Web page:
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I have a program that reads data from a file line-by-line. I would like to copy some substring of that line in to a map as below:

std::map< DWORD, std::string > my_map;
DWORD index;         // populated with some data
char buffer[ 1024 ]; // populated with some data
char* element_begin; // points to some location in buffer
char* element_end;   // points to some location in buffer > element_begin

my_map.insert( std::make_pair( index, std::string( element_begin, element_end ) ) );

This std::map<>::insert() operation takes a long time (It doubles the file parsing time). Is there a way to make this a less expensive operation?

Thanks, PaulH

Edit: to be more specific, I want to know that I'm doing the minimum number of copy operations to get the data from the file in to the map.

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How large is your file, and how large will the map be after parsing? –  Björn Pollex Mar 16 '10 at 13:12
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When you say it "doubles" the parsing time, "doubles" compared to doing what? –  anon Mar 16 '10 at 13:16
    
@Space_C0wb0y - The file is ~1.18Mb. The map is ~8200 entries. –  PaulH Mar 16 '10 at 13:19
2  
@PaulH Well, if you need the map, you pay the price. After all, it couldn't take no time to do the insert. –  anon Mar 16 '10 at 13:22
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@PaulH, are you actually running your code through a profiler or just timing it? A real profiler (e.g., callgrind) will give you more insight into exactly where your extra costs are. –  Michael Kristofik Mar 16 '10 at 13:37
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8 Answers

up vote 1 down vote accepted

To answer your supplementary question slightly. Try changing the map temporarily to a vector of strings, and then time it inserting a fixed string value into the vector For example:

vector <string> v;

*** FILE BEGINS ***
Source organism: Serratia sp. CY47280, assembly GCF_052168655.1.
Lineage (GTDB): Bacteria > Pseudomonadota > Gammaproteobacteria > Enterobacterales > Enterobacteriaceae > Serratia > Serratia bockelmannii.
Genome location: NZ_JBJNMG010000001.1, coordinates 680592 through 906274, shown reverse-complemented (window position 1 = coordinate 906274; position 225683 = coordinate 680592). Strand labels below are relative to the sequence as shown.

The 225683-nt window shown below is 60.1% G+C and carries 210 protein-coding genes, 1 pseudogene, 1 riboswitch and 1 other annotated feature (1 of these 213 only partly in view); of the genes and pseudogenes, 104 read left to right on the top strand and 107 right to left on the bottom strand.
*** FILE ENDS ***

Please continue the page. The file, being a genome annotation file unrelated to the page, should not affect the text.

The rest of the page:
string s( "foobar" );

your insert loop:
   v.push_back( s );

That should give you a lower bound of what is possible regarding speed.

Also, you should time things with all optimisations turned on (if you are not already doing so). This can make a suprising difference to many Standard Library operations.

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Don't forget to use reserve with an approximate size before the insert loop. –  Matthieu M. Mar 16 '10 at 17:38
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Do you really need a map here? As far as I can see in your example you only want to store an index as key value that is, as I suppose, simply incremented for each insertion. You could accomplish this with an std::vectorwhich is know to be the fastest container. Just use push_backand access the value with at(index).

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Yes, I need the data to be sorted and indexed. –  PaulH Mar 16 '10 at 13:15
    
So in a vector it is indexed automatically by the position of the element and there is also an insert-method so you can sort it. –  Simon Linder Mar 16 '10 at 13:18
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The vector is not "the fastest container". It is faster than some other containers at doing some things. –  anon Mar 16 '10 at 13:24
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There's a few things you could try. There's overhead involved both in the data structure and the creation of the string itself.

  1. Does it need to be a map? You could try std::tr1::unordered_map instead and see if that helps.

  2. How fast do lookups need to be? You could try std::vector if you can live with O(n) lookup time.

  3. Do you need to store a copy of each substring? Could you just store a pointer instead?

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1 & 2 yes, I need it to be sorted and indexed. 3 - a pointer to what? –  PaulH Mar 16 '10 at 13:16
    
@PaulH you could create a small struct that contains a char* into the buffer and a length. Store that struct in the map instead of the string itself. That would require holding the entire file in memory though. –  Michael Kristofik Mar 16 '10 at 13:26